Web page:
Health and Food Safety Commissioner Stella Kyriakides said: “An unprecedented public health crisis needs to be turned into an opportunity to build back stronger. The key lesson learnt from the COVID-19 crisis is the need to transform the ad hoc solutions that were used to deal with the crisis into permanent structures that will allow us to be better prepared in the future. We need to have a strong European Health Union in place as soon as possible. Time cannot be lost when faced with a public health threat or another pandemic. Emergency action must become structural capacity. Solidarity, responsibility, common effort at European level for the threats that touch all of us equally is what will sustain us through this crisis and the next.”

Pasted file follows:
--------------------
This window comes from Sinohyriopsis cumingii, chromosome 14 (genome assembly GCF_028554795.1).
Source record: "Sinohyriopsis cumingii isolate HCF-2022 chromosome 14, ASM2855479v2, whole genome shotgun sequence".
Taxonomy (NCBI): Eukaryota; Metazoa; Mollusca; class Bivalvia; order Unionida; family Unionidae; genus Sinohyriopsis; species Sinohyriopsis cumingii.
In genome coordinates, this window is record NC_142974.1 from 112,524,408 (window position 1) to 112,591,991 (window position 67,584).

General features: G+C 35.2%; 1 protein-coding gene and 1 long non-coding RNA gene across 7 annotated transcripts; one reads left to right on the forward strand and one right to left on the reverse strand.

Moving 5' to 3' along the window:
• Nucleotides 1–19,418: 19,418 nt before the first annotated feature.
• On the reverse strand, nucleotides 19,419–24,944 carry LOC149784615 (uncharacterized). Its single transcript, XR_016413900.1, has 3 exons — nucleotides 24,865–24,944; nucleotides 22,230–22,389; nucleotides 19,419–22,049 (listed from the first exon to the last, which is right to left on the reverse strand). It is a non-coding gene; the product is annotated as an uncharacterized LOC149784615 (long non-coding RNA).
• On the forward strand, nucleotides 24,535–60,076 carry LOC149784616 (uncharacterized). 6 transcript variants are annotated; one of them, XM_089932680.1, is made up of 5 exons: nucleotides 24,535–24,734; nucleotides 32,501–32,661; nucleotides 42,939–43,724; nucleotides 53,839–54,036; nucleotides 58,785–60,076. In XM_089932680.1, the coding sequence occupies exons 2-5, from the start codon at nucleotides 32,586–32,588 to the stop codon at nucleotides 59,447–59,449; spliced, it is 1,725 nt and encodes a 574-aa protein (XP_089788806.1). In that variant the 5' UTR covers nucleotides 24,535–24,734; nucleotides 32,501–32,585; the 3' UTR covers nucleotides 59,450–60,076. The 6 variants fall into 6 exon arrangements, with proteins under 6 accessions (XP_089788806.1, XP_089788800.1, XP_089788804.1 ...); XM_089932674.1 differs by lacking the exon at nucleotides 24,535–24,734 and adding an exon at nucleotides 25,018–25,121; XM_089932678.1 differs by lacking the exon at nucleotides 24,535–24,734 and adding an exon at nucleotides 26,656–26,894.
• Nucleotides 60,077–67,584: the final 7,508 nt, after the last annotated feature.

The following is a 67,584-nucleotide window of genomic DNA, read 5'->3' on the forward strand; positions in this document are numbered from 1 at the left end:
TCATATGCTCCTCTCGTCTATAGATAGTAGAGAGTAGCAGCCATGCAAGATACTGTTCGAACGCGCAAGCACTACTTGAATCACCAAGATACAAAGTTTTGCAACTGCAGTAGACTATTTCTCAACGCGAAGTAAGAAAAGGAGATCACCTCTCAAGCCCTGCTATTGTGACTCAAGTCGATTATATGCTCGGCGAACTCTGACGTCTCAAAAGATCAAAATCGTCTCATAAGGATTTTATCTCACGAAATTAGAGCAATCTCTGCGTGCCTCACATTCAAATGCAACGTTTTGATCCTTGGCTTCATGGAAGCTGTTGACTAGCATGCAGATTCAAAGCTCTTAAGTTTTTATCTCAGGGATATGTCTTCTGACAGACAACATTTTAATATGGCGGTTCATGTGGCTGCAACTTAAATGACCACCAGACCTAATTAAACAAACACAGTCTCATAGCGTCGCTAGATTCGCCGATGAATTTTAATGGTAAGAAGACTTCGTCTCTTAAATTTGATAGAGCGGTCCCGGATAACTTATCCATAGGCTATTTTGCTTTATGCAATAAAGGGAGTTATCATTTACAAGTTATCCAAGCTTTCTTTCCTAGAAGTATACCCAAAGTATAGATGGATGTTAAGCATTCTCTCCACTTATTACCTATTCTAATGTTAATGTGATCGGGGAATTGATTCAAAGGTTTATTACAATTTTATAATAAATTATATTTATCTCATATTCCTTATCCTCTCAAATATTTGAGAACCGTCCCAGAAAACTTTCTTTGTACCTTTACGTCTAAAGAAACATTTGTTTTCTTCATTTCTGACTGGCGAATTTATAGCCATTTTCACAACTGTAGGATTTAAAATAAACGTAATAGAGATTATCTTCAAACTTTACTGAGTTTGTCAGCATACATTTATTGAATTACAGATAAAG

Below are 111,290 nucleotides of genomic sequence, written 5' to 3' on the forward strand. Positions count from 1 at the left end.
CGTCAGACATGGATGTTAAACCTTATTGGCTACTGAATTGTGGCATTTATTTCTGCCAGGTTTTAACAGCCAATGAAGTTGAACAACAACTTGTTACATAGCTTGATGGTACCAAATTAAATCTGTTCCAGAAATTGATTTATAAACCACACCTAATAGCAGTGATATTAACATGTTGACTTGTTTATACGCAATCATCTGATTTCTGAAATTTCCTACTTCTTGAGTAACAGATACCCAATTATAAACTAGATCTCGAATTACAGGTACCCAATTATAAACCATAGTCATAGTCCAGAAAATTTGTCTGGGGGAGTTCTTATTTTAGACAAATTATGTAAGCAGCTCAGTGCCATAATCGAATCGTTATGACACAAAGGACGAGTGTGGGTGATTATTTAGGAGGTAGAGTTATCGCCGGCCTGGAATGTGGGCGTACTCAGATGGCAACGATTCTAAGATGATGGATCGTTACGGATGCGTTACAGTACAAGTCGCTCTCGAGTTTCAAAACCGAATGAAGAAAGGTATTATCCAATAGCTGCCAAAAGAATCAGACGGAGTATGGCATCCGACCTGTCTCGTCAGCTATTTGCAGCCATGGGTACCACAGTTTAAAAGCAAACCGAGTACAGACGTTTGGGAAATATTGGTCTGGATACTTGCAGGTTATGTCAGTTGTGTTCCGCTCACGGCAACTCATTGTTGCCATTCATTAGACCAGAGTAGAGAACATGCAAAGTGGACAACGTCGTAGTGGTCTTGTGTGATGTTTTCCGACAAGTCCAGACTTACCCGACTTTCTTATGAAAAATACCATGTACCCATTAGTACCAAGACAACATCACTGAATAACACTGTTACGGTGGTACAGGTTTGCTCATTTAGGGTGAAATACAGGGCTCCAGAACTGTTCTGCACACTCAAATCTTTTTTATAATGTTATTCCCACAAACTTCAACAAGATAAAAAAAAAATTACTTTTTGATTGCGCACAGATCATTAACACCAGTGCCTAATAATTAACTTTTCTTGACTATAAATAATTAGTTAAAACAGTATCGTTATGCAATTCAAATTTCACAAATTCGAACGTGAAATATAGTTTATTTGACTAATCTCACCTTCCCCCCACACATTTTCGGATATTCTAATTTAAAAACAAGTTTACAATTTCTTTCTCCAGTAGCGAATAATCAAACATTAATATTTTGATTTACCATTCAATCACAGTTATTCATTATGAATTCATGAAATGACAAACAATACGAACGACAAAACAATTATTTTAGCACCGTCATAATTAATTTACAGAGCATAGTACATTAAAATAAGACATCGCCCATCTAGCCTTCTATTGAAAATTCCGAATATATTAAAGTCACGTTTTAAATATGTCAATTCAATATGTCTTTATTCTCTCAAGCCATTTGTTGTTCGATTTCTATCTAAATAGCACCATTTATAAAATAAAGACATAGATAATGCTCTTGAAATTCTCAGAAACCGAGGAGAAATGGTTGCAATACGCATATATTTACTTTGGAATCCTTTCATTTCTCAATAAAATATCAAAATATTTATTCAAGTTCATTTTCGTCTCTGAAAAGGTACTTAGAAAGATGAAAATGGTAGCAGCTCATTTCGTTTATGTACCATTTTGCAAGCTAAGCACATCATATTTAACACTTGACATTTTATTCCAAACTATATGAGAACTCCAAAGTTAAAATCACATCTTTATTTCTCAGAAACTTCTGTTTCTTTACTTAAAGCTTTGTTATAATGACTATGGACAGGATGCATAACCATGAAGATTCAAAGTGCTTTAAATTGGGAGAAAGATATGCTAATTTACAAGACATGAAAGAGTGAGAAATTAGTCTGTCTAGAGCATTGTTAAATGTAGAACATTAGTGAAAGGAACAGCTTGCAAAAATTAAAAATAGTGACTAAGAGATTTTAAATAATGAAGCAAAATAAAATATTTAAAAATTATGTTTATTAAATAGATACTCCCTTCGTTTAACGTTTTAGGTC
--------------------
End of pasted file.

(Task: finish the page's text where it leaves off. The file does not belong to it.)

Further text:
As the crisis started unfolding, the EU developed a wide range of health policy responses, exemplified by the common approach to vaccines through the EU Vaccines Strategy and initiatives across a range of other policies. The Green Lanes initiative kept food and medicines flowing throughout the Single Market. A common approach to assessing infection rates in different regions made testing and quarantining much more consistent. And more recently, EU Digital COVID Certificates were agreed on and implemented in record time, paving the way for the safe resumption of tourism and travel this summer, and beyond. At the same time, the EU took decisive action to tackle the economic fallout of the pandemic. This drew heavily on the experience and arrangements built to address previous challenges and crises in the economic and financial area.